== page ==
Area of Affect: Typically one item/person etc. If by its nature the spell is an area of affect then it affects two people/items for the first card and doubles for each additional card (a 4 card spell affects up to 16 people). If its strictly area then 1 square metre with a doubling for each card.

Range: Default range is touch or 10 metres depending on the nature of the spell (decide on case by case nature as needed). Every card in spell used to increase to increase the range triples the previous range. Truly appropriate range related cards increase the range 6-fold.

Plusses/Minusses: Spells to increase decrease character stats do so at 1 point per card. Appropriate/inappropriate cards have increased/ decreased effect of 2 or 3 points. Similarly armour and weapons are increased at 2 points per card. Skills are increased/decreased at 10% per card. Once again appropriate/inappropriate card adjustments apply.

As to the second kind of interfacei how the world and game mechanics affect the magic system thats much easier. Chiefly it consists in assigning the Time Units for casting speed & redraw and assigning experience costs (levels whatever) for the various parameters of the magic system (cost to add a new card to an existing deck, cost to increase cast speed, etc.).

Its my hope that as people use this system they send in the interface they’ve designed for their world/mechanics and I can add it to this file. Future readers will then have a set of templates for different systems (AD&D, Pendragon, Vampire, CoC etc.) that they can employ with no effort.

==== CHARACTER EXAMPLES ==== I’ve included here a couple of example characters to show how the system might go about describing their characters.

=== WATER ELEMENTALIST === A reasonably experienced adventuring wizard. Spells focus on control of water, water courses etc. and to a lesser extent weather and emotions. Deck Size: 34 cards Deck Composition: All cups, about half the major Arcana, some discs. Too many to list with descriptions. Hand Size: 7 cards Casting Speed: 2/round Refill rate: subconscious: 3/round guided subconscious: 4/round deliberate: 1.5 round auto: 5 round Affinity: 1 Cups Mastery: Not yet Split Decks: No, this wizard’s magic is very intuitive. Comments: This wizard is quite powerful having a largish deck, large hand and fastish cast and refill rates. Not to be messed with.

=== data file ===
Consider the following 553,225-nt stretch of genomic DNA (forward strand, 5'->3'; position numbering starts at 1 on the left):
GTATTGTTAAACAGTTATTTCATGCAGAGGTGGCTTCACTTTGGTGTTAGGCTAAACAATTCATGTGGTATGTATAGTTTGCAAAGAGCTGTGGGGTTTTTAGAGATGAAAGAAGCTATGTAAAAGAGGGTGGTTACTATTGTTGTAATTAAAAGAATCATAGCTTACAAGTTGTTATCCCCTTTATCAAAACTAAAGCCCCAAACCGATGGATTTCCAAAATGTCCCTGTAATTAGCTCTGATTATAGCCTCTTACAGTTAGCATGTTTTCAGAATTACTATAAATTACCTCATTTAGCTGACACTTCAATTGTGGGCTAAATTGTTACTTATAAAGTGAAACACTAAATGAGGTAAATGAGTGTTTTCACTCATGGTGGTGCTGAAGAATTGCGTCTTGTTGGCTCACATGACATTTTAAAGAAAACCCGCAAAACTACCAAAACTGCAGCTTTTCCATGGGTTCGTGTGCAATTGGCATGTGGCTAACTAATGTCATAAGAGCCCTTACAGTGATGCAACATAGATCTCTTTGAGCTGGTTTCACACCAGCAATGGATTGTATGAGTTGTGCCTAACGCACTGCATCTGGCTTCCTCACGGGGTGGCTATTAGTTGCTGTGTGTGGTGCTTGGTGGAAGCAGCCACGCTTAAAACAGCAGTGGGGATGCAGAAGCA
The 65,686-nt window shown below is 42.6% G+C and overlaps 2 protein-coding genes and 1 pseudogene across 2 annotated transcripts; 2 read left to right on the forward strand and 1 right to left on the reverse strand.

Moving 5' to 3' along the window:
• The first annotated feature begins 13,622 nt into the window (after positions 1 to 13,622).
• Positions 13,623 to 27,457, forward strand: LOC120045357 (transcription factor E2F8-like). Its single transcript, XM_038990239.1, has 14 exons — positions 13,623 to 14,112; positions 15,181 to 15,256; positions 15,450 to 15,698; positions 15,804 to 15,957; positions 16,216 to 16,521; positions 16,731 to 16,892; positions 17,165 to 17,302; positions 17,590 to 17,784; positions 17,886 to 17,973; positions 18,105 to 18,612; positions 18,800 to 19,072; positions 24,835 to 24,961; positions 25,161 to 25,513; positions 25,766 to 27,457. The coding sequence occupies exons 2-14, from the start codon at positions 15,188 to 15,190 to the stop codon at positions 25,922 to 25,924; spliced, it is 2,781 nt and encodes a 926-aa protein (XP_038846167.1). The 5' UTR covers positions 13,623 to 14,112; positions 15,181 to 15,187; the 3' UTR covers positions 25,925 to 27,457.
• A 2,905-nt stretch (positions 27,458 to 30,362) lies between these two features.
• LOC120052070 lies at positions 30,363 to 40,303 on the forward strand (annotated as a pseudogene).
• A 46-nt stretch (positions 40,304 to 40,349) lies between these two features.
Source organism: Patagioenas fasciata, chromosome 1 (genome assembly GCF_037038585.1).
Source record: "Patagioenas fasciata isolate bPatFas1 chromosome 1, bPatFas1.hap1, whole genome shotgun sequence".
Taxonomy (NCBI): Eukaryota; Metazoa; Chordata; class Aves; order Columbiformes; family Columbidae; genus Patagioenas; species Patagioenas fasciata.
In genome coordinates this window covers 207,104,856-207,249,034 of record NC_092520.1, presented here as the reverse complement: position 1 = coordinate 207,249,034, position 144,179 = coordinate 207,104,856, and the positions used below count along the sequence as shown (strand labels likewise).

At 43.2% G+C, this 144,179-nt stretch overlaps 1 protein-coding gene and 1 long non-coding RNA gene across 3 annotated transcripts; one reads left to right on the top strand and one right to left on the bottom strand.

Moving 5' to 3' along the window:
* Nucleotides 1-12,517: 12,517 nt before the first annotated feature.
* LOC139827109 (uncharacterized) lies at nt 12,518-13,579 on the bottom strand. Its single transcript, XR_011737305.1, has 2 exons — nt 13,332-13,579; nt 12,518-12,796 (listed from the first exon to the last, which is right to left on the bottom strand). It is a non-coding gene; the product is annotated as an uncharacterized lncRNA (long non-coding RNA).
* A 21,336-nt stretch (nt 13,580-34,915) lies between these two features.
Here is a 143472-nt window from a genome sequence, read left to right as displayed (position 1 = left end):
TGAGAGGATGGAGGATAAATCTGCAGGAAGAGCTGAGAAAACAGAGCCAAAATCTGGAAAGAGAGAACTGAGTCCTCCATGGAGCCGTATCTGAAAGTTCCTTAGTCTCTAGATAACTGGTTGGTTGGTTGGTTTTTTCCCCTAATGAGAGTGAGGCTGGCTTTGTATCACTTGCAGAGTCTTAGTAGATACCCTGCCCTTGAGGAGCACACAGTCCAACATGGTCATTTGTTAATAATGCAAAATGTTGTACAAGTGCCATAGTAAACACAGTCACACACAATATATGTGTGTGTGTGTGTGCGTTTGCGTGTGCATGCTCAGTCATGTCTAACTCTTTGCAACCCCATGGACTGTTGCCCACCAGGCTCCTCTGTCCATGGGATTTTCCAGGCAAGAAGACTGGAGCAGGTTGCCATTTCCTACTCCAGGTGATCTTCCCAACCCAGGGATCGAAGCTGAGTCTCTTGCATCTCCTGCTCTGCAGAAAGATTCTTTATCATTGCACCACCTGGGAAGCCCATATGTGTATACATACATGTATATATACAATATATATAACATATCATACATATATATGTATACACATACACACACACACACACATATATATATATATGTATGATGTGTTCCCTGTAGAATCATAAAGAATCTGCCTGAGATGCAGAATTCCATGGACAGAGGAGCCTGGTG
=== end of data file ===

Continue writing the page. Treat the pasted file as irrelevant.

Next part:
=== DEMONOLOGIST === Your typical “trafficker with dark powers” type. Spells focus on summoning and binding. Deck Size: 50 cards Deck Composition: Diverse. Cards from all suits and the Major Arcana. Cards typically define properties of the entity to be summoned. Hand Size: 6 cards Casting Speed: 1.5/hour Refill Rate: subconscious: 2/10-minutes guided subconscious: 3/10-minutes deliberate: 10 minutes auto: 0 Affinity: Past that stage Mastery: The Devil representing a dark pact and the ability to create a circle of summoning. Split Decks: Yes, this guy’s knowledge is very systematic. Comments: Face to face this guy is probably a wimp. He’s not going to have time to get a spell off. However if time is available he can cook up just the right nasty (cards define nasty’s abilities) for any occasion. His hand size still needs to increase a bit before he can summon the greater devils.

=== HEDGE WIZARD/WITCH === The village spellcaster. Untaught except by the village spellcaster before them. Spells to do with minor healings, birthings, crops, finding and repairs. Deck Size: 30 cards Deck Composition: A real hodge-podge, bits and pieces from everywhere. Hand Size: 3 (6) cards Casting Speed: 0.5/round (1/10-minutes) Refill Rate: subconscious: 1.5/round (2/hour) guided subconscious: 2/round (3/hour) deliberate: 2 round (1 hour) Affinity: No Mastery: No way! Split Decks: No way! Comments: This character has two types of magic–a sort of “on the spot” weaker magic (hand size of 3) and a slower but stronger magic (hand size of 6) which involves more paraphenalia (herbs, brews, sympathetic magic etc.). Notice the long refill times for the stronger magic.